Accordingly, Plaintiff planned and con╜structed a new conveyor belt system which now serves as the exclusive means for transporting overburden from the face of the mine to another dumpsite adjacent to the Wilson Quarry, known as the "Brigan╜tino dumpsite." The new conveyor belt system began operating in September of 1995. Plaintiff claimed a deduction in tax year 1995 for the total cost of the new conveyor belt system, which was $21,361,042, arguing that the new system satisfies all of the requirements of the receding face doctrine.
The IRS issued a Notice of Final S Corporation Administrative Adjustment ("FSAA") to Plaintiff which disallowed the deduction of the total cost of the project. The IRS takes the position that the cost of the Brigantine Project may not be deduct╜ed in full but must be depreciated over the useful life of the new conveyor belt system because the system does not fall under the receding face doctrine. Plaintiff paid the assessed tax and then filed a complaint in this Court seeking a readjustment of the tax liability. The parties now seek sum╜mary judgment in their favor.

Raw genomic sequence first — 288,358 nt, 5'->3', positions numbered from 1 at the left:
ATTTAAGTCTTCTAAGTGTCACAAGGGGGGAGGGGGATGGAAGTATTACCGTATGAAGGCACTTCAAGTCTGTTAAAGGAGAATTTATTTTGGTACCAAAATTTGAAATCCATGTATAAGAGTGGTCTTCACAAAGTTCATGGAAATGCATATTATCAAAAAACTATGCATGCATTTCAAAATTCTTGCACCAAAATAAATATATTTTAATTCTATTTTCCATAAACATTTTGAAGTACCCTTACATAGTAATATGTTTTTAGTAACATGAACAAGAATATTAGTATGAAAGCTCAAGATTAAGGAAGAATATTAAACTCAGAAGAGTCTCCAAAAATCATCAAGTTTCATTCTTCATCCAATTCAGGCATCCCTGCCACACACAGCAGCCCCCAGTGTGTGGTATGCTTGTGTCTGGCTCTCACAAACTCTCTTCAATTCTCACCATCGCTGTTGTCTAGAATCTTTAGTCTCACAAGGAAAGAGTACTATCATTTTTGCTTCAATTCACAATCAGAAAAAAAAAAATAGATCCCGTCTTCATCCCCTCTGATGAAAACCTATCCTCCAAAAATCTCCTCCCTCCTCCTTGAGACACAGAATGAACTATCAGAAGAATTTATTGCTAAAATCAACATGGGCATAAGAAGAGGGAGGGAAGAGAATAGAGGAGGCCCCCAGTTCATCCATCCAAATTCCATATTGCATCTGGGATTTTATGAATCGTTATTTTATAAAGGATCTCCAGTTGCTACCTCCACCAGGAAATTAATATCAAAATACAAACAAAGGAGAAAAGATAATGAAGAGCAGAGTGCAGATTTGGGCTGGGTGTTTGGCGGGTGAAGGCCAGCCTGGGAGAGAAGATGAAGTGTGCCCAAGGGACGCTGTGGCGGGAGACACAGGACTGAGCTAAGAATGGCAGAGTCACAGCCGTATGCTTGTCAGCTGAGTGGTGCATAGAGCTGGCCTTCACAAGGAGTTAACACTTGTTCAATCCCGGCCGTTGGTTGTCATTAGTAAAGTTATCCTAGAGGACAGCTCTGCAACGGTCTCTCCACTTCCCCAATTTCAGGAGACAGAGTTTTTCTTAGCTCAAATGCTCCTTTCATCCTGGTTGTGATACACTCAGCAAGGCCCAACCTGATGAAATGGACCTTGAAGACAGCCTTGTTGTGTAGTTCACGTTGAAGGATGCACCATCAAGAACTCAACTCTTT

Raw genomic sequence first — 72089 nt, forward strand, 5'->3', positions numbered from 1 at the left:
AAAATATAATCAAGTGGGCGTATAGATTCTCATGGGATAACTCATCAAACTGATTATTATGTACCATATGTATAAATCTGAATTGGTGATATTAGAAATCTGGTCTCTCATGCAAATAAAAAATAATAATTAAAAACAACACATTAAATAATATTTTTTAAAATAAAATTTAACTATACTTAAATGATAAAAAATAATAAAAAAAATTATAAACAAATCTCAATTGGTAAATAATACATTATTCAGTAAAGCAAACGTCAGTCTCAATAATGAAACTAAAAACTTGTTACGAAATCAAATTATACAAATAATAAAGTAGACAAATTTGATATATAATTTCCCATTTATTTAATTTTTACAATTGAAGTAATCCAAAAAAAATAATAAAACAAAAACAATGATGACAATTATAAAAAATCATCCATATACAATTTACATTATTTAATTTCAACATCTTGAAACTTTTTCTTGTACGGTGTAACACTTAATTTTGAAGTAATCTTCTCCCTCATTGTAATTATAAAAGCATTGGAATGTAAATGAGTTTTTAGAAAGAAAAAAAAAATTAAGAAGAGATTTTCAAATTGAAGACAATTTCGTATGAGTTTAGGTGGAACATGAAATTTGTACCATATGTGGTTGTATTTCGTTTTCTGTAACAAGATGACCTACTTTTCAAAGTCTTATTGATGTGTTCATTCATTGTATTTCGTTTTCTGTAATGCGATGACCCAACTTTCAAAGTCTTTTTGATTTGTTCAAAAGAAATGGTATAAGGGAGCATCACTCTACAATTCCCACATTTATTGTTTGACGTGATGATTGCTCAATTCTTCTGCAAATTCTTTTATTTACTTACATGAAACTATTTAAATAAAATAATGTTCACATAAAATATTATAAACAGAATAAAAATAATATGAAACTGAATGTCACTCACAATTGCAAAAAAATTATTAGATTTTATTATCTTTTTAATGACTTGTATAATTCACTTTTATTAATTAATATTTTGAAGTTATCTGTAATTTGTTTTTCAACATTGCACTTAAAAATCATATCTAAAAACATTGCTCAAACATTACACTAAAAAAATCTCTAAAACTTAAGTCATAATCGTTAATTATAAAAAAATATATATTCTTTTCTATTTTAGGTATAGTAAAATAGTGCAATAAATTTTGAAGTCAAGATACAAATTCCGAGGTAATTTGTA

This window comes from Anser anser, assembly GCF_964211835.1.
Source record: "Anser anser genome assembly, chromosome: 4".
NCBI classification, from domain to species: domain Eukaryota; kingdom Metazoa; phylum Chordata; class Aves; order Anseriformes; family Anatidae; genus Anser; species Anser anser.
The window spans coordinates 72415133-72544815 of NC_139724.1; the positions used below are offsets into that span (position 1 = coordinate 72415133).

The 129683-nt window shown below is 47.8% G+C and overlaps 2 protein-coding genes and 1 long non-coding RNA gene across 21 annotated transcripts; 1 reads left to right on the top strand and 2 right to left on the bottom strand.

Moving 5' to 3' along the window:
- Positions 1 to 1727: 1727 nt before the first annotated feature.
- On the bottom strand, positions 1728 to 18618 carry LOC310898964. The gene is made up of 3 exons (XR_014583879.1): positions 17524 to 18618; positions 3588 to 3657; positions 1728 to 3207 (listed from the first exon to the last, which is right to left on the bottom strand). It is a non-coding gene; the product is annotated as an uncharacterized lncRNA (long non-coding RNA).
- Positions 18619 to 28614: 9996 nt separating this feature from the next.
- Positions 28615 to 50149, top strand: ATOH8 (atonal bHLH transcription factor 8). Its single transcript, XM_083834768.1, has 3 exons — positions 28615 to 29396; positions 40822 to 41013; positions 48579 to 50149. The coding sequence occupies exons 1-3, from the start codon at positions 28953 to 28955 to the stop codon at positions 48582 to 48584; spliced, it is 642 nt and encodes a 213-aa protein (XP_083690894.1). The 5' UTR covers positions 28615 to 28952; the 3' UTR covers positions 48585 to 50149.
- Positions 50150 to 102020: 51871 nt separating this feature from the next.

Summary judgment is proper "if the pleadings, depositions, answers to inter╜rogatories, and admissions on file, together with the affidavits, if any, show that there is no genuine issue as to any material fact and that the moving party is entitled to judgment as a matter of law." Fed. R.Civ.P. 56(c). The purpose of summary judgment "is to isolate and dispose of fac╜tually unsupported claims or defenses." Celotex v. Catrett 477 U.S. 317, 323,324, 106 S.Ct. 2548, 91 L.Ed.2d 265 (1986).
The moving party "always bears the ini╜tial responsibility of informing the district court of the basis for its motion, and iden╜tifying those portions of 'the pleadings, depositions, answers to interrogatories, and admissions on file, together with the affidavits, if any' which it believes demon╜strate the absence of a genuine issue of material fact." Id . at 323, 106 S.Ct. 2548. If he meets this burden, the moving party is then entitled to judgment as a matter of law when the non-moving party fails to make a sufficient showing on an essential element of his case with respect to which he bears the burden of proof at trial. Id . at 322-23, 106 S.Ct. 2548.